Christ tried to prepare us for it with scriptures that warn us “Judge not, lest you be judged. It is one of the simplest directives in the Bible, yet one of the hardest to follow. Why? Because out of our personal wounds come our cry for justice. Our focus becomes retaliatory needing to relieve pressure on the heart and mind for having been wronged. This is brokenness exposed. We can’t be confused; there is a biblical standard, and we as the church must address it when dealing with sin. I was recently accused of “taking a moral high-ground” in a matter as though my declaring a biblical standard was wrongly judging someone else. You can hear this so plainly in today’s generation. They say, “who are we to judge when we also sin?” I believe this is a facade of spirituality. It is to appear that we understood what God excused when he said to those about to stone the woman caught in adultery, “he who is without sin, cast the first stone.” We got a little bogged down in his challenge to the crowd, rather than paying attention to his response to the woman. He told her, “Go and sin no more.” He clearly called her actions sin. What he did when he told the guys to drop their rocks was call into question the condition of their own hearts to do as we must all do when dealing with another’s sin, and that is examine ourselves in light of the sin we are judging. Christ excuses her from the law of the day which said she deserved the penalty of death; He was modeling what was to come for all of them on the cross, displaying His power and authority to atone for sin. He did as He does today for each of us and offered her grace and forgiveness instead-but he did so with admonishment-“go and sin no more.” He never touted that it wasn’t sinful to have been caught in adultery. Clearly, he stated it was. And while it is probably a thought for a later blog, it is important to note that he did not say, “Why don’t we change the ten commandments and allow this sin, since you guys are all having a hard time keeping it?”
There is difficulty in understanding why we have to state a standard and stick to it. We cannot remove a standard on the basis of not feeling able to attain it. Nor can we excuse the standard because we are sinful; for no economy would survive such idiotic thinking. Obviously, I am sounding like a principal right now, but there have to be rules to govern and sometimes, we have to bring the hurt when needed to remind all why we have them. It is the process that I believe is of interest to the Lord, and the learning is for everyone on the dirt, the crowd and the woman. (the principal and the kid) With offense comes the opportunity for life-changing applications. I believe the process of continuing to learn how to lean into the love of Christ and be devoted to Him above our own fleshly desires-this is the work of our salvation (sanctification)and continuing to love people who have “sinned against us” is the work of the church. How can we not extend such grace, for all we have been forgiven compels us to do so? The minute we cry “how could you” we are prey to the Lord showing us the depths of the heart that could from within our own cravings and drawings toward naught. “Show me my sinful heart, Oh Lord” is a better place to begin in that it places my own need before God for His revelation in how to proceed with humility. “Show me your perspective, Lord” then brings me a purpose higher than myself and commands me to act courageously as I move forward in that purpose. If for whatever reason, I am positionally in the judge’s seat, I should find it much more desirable to walk someone arm-in-arm to the feet of Jesus, than to drag them to the seat of judgement. The first secures their healing and growth and the latter leaves them rejected and broken. Sin is not dismissed in either scenario; one just speaks to a preferred future. However, sometimes it is God who is being rejected no matter how hard you try to convince someone to “go and sin no more.” In that case, you have to let Him take it from there and trust He will and all will be as it should be. The work of all of it is to keep on trusting in God’s heart, and be rightfully aware of the condition of our own. Instead of getting bogged down in the injustice of it all, we must keep on praying to and believing God for hope and healing for all involved. Not one righteous parallels with Judge not, so that we ourselves will continue the journey in light of our sinful state understanding full well that all forgiveness and restoration depends on the work of the Holy Spirit through our present circumstances. Once we accept that truth as the gift it truly is, we will be much more consistent in our dealings with one another on matters of sin, both personally and in the church. If we just pick up a rock and throw it, we walk away condemned and our hearts will know it, and no one will be the better for it.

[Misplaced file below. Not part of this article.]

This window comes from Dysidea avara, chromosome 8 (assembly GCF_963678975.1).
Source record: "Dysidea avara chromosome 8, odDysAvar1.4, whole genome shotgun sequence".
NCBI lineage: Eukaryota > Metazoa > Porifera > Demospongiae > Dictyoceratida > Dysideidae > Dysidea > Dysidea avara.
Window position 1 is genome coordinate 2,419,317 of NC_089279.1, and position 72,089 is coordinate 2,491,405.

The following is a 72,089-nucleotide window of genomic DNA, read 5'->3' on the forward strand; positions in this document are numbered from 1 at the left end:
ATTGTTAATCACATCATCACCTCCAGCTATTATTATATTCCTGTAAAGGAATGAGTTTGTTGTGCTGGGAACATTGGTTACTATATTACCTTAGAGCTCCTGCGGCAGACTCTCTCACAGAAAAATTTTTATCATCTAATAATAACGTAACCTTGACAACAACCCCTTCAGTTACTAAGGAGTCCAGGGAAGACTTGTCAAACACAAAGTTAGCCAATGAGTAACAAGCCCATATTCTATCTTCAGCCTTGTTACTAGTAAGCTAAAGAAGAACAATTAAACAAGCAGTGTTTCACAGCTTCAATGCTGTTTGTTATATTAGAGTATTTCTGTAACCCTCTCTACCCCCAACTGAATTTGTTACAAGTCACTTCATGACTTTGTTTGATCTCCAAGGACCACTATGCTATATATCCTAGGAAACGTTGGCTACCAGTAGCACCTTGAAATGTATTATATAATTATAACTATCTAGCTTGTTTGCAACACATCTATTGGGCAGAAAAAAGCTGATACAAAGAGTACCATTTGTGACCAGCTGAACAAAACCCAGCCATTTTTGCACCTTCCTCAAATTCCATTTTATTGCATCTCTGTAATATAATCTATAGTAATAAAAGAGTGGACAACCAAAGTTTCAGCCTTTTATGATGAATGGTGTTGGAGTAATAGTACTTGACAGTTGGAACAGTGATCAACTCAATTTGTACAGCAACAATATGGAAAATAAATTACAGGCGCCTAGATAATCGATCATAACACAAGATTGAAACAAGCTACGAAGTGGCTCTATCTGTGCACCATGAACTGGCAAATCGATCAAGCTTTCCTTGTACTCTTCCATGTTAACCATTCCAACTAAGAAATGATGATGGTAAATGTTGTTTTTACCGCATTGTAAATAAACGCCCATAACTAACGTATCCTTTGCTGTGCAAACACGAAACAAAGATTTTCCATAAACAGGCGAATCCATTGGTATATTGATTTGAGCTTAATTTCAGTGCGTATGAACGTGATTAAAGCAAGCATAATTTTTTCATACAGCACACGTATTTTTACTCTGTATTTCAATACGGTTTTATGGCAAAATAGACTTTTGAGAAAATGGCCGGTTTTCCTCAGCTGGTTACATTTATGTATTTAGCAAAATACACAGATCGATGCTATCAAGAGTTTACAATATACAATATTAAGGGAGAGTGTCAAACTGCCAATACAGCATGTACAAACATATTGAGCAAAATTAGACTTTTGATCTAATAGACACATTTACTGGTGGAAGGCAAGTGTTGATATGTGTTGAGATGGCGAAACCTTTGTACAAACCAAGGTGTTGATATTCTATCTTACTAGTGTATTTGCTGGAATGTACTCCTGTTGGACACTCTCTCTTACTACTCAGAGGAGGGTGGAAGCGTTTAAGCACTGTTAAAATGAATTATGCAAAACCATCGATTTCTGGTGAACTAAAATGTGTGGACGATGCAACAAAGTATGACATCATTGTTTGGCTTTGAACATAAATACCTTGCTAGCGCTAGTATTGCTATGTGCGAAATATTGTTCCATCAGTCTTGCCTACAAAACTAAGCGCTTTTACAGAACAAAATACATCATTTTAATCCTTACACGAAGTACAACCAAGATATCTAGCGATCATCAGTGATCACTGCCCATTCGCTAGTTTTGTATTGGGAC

Recommended for further study: John 8; Deuteronomy 13:4.